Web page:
Nick Harvey: Since January 2004 the webcasting service has provided audio-coverage of all Select and Standing Committee meetings which are not televised but which are being held in public, as well as of televised meetings. Ignoring the period between the general election and the summer recess, an average of 26 Commons Committees, five Lords Committees and two Joint Committees have been webcast each week in the current session. Of these, an average of 10 Commons Committees and one Lords Committee are webcast as television"; the rest are webcast as audio. A full list could be compiled only at disproportionate expense.
www.parliamentlive.tv offers an online, on-demand searchable archive of coverage of all meetings which have been webcast" over the internet and intranet for two weeks following transmission. Webcast committee coverage which has been televised is then held by the Parliamentary Recording Unit indefinitely and can be made available on request in a number of modern formats, including online. The business case currently being prepared for a radical redesign of the parliamentary website will include options for improvements to the accessibility of audio and video material.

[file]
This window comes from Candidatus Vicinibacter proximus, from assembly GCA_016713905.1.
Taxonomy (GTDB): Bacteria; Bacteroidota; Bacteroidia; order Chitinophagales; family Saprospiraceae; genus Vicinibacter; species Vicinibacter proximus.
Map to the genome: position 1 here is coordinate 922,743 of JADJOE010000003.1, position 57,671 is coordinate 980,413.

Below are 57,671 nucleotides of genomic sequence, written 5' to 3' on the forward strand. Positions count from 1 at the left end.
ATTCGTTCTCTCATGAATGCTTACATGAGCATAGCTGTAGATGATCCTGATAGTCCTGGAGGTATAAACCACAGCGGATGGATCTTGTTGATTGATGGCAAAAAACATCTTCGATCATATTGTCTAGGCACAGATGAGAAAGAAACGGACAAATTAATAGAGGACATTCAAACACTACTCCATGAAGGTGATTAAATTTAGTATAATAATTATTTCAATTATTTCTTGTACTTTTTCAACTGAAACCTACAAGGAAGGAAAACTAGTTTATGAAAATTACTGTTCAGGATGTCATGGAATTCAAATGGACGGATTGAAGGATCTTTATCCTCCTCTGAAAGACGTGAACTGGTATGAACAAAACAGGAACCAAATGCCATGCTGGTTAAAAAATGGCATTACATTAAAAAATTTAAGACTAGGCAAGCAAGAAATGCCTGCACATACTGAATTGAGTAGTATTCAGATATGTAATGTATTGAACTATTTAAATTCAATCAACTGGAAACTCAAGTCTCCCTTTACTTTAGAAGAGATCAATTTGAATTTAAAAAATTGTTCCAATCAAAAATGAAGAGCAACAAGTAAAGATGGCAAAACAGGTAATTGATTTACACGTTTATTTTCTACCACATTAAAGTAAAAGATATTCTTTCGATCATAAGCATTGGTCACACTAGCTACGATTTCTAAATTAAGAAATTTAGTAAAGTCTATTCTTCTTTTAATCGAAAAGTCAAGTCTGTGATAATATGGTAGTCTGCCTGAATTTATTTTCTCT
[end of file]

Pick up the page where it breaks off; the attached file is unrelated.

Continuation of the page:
Mr. Amess: To ask the hon. Member for North Devon, representing the House of Commons Commission (1)what restrictions apply to (a) individuals and (b) pressure groups and other organisations e-mailing hon. Members at their parliamentary e-mail accounts; and if he will make a statement; 
(2) whether the Privacy and Electronic Communications (EC Directive) Regulations 2003 (SI 2426) will apply to pressure groups wishing to e-mail all hon. Members at their parliamentary e-mail accounts; and if he will make a statement. 
Nick Harvey: PICT delete all known SPAM e-mail" from incoming messages and known scams" directed at Members. No attempt is made to filter e-mail beyond this. Members can make local arrangements to identify and block known senders of unwanted e-mail on an individual basis.